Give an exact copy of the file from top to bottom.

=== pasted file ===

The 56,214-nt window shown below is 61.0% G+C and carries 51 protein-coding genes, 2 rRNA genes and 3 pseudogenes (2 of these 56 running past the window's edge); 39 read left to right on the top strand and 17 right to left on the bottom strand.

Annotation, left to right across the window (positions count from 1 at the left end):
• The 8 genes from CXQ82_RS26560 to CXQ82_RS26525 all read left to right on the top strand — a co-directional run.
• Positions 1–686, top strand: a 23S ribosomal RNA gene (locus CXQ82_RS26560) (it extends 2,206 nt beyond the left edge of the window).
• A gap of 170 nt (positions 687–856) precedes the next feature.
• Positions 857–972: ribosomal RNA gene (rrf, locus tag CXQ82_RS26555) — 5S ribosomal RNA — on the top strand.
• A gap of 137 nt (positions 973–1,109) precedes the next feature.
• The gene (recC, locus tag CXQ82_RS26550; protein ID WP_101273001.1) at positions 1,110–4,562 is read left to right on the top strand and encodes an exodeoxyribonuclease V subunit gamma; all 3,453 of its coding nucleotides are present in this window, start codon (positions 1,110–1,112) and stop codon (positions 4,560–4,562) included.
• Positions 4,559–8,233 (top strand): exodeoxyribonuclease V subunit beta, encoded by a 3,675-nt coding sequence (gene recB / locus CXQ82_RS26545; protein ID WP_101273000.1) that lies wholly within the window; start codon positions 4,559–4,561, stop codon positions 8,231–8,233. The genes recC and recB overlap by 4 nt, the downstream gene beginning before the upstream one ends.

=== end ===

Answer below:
The 56,214-nt window shown below is 61.0% G+C and carries 51 protein-coding genes, 2 rRNA genes and 3 pseudogenes (2 of these 56 running past the window's edge); 39 read left to right on the top strand and 17 right to left on the bottom strand.

Annotation, left to right across the window (positions count from 1 at the left end):
• The 8 genes from CXQ82_RS26560 to CXQ82_RS26525 all read left to right on the top strand — a co-directional run.
• Positions 1–686, top strand: a 23S ribosomal RNA gene (locus CXQ82_RS26560) (it extends 2,206 nt beyond the left edge of the window).
• A gap of 170 nt (positions 687–856) precedes the next feature.
• Positions 857–972: ribosomal RNA gene (rrf, locus tag CXQ82_RS26555) — 5S ribosomal RNA — on the top strand.
• A gap of 137 nt (positions 973–1,109) precedes the next feature.
• The gene (recC, locus tag CXQ82_RS26550; protein ID WP_101273001.1) at positions 1,110–4,562 is read left to right on the top strand and encodes an exodeoxyribonuclease V subunit gamma; all 3,453 of its coding nucleotides are present in this window, start codon (positions 1,110–1,112) and stop codon (positions 4,560–4,562) included.
• Positions 4,559–8,233 (top strand): exodeoxyribonuclease V subunit beta, encoded by a 3,675-nt coding sequence (gene recB / locus CXQ82_RS26545; protein ID WP_101273000.1) that lies wholly within the window; start codon positions 4,559–4,561, stop codon positions 8,231–8,233. The genes recC and recB overlap by 4 nt, the downstream gene beginning before the upstream one ends.